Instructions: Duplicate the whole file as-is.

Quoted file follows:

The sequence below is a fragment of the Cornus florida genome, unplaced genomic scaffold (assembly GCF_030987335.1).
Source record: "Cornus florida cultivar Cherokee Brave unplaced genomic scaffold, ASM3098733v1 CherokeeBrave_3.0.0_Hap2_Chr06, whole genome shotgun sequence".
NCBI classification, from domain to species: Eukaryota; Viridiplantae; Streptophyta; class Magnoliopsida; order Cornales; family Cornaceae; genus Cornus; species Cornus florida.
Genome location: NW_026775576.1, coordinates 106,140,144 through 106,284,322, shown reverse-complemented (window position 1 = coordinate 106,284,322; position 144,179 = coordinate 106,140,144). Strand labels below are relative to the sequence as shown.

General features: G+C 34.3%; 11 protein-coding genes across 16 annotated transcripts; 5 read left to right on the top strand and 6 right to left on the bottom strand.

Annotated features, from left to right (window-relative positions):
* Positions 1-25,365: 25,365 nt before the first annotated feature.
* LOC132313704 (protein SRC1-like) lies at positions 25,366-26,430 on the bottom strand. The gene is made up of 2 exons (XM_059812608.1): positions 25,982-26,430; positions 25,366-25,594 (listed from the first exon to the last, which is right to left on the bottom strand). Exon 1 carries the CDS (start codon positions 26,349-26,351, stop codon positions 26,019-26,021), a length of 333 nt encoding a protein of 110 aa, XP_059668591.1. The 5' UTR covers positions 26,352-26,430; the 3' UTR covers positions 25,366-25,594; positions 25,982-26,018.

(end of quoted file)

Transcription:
The sequence below is a fragment of the Cornus florida genome, unplaced genomic scaffold (assembly GCF_030987335.1).
Source record: "Cornus florida cultivar Cherokee Brave unplaced genomic scaffold, ASM3098733v1 CherokeeBrave_3.0.0_Hap2_Chr06, whole genome shotgun sequence".
NCBI classification, from domain to species: Eukaryota; Viridiplantae; Streptophyta; class Magnoliopsida; order Cornales; family Cornaceae; genus Cornus; species Cornus florida.
Genome location: NW_026775576.1, coordinates 106,140,144 through 106,284,322, shown reverse-complemented (window position 1 = coordinate 106,284,322; position 144,179 = coordinate 106,140,144). Strand labels below are relative to the sequence as shown.

General features: G+C 34.3%; 11 protein-coding genes across 16 annotated transcripts; 5 read left to right on the top strand and 6 right to left on the bottom strand.

Annotated features, from left to right (window-relative positions):
* Positions 1-25,365: 25,365 nt before the first annotated feature.
* LOC132313704 (protein SRC1-like) lies at positions 25,366-26,430 on the bottom strand. The gene is made up of 2 exons (XM_059812608.1): positions 25,982-26,430; positions 25,366-25,594 (listed from the first exon to the last, which is right to left on the bottom strand). Exon 1 carries the CDS (start codon positions 26,349-26,351, stop codon positions 26,019-26,021), a length of 333 nt encoding a protein of 110 aa, XP_059668591.1. The 5' UTR covers positions 26,352-26,430; the 3' UTR covers positions 25,366-25,594; positions 25,982-26,018.